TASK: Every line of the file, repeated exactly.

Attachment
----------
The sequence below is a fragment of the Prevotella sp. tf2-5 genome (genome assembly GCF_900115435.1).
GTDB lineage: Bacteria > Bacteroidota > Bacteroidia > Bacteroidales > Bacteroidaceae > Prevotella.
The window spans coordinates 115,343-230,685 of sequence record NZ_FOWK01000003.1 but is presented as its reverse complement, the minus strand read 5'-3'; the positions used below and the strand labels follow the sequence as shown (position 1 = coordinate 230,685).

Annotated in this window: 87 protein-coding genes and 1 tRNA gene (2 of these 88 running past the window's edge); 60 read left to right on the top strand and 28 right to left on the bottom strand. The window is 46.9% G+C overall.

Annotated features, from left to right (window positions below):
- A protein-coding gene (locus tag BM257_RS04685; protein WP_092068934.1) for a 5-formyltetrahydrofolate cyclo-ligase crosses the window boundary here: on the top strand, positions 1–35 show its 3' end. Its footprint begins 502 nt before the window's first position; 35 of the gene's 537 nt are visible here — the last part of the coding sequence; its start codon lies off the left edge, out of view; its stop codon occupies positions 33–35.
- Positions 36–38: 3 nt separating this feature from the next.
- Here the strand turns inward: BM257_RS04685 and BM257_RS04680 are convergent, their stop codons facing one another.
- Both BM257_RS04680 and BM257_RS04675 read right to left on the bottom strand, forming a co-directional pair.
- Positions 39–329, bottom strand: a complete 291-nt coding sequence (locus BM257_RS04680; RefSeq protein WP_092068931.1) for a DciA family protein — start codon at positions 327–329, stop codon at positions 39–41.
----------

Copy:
The sequence below is a fragment of the Prevotella sp. tf2-5 genome (genome assembly GCF_900115435.1).
GTDB lineage: Bacteria > Bacteroidota > Bacteroidia > Bacteroidales > Bacteroidaceae > Prevotella.
The window spans coordinates 115,343-230,685 of sequence record NZ_FOWK01000003.1 but is presented as its reverse complement, the minus strand read 5'-3'; the positions used below and the strand labels follow the sequence as shown (position 1 = coordinate 230,685).

Annotated in this window: 87 protein-coding genes and 1 tRNA gene (2 of these 88 running past the window's edge); 60 read left to right on the top strand and 28 right to left on the bottom strand. The window is 46.9% G+C overall.

Annotated features, from left to right (window positions below):
- A protein-coding gene (locus tag BM257_RS04685; protein WP_092068934.1) for a 5-formyltetrahydrofolate cyclo-ligase crosses the window boundary here: on the top strand, positions 1–35 show its 3' end. Its footprint begins 502 nt before the window's first position; 35 of the gene's 537 nt are visible here — the last part of the coding sequence; its start codon lies off the left edge, out of view; its stop codon occupies positions 33–35.
- Positions 36–38: 3 nt separating this feature from the next.
- Here the strand turns inward: BM257_RS04685 and BM257_RS04680 are convergent, their stop codons facing one another.
- Both BM257_RS04680 and BM257_RS04675 read right to left on the bottom strand, forming a co-directional pair.
- Positions 39–329, bottom strand: a complete 291-nt coding sequence (locus BM257_RS04680; RefSeq protein WP_092068931.1) for a DciA family protein — start codon at positions 327–329, stop codon at positions 39–41.